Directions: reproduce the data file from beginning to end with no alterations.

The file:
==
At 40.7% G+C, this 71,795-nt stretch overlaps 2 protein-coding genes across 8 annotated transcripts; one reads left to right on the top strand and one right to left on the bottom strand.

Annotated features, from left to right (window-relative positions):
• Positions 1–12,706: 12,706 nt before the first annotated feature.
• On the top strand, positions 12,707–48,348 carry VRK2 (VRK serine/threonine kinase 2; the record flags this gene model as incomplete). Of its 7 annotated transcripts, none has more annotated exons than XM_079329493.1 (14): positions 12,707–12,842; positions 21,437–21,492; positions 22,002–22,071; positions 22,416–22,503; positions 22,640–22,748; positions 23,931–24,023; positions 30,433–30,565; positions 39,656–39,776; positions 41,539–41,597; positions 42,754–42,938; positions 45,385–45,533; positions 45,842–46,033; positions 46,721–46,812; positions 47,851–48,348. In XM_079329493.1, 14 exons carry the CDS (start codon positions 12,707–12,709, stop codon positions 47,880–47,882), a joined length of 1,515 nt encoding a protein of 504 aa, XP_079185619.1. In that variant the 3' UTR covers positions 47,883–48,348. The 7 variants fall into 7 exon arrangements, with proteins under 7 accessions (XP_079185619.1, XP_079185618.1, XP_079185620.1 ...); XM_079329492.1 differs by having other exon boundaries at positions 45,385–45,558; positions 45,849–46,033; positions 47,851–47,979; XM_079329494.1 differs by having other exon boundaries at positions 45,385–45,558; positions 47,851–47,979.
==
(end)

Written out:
At 40.7% G+C, this 71,795-nt stretch overlaps 2 protein-coding genes across 8 annotated transcripts; one reads left to right on the top strand and one right to left on the bottom strand.

Annotated features, from left to right (window-relative positions):
• Positions 1–12,706: 12,706 nt before the first annotated feature.
• On the top strand, positions 12,707–48,348 carry VRK2 (VRK serine/threonine kinase 2; the record flags this gene model as incomplete). Of its 7 annotated transcripts, none has more annotated exons than XM_079329493.1 (14): positions 12,707–12,842; positions 21,437–21,492; positions 22,002–22,071; positions 22,416–22,503; positions 22,640–22,748; positions 23,931–24,023; positions 30,433–30,565; positions 39,656–39,776; positions 41,539–41,597; positions 42,754–42,938; positions 45,385–45,533; positions 45,842–46,033; positions 46,721–46,812; positions 47,851–48,348. In XM_079329493.1, 14 exons carry the CDS (start codon positions 12,707–12,709, stop codon positions 47,880–47,882), a joined length of 1,515 nt encoding a protein of 504 aa, XP_079185619.1. In that variant the 3' UTR covers positions 47,883–48,348. The 7 variants fall into 7 exon arrangements, with proteins under 7 accessions (XP_079185619.1, XP_079185618.1, XP_079185620.1 ...); XM_079329492.1 differs by having other exon boundaries at positions 45,385–45,558; positions 45,849–46,033; positions 47,851–47,979; XM_079329494.1 differs by having other exon boundaries at positions 45,385–45,558; positions 47,851–47,979.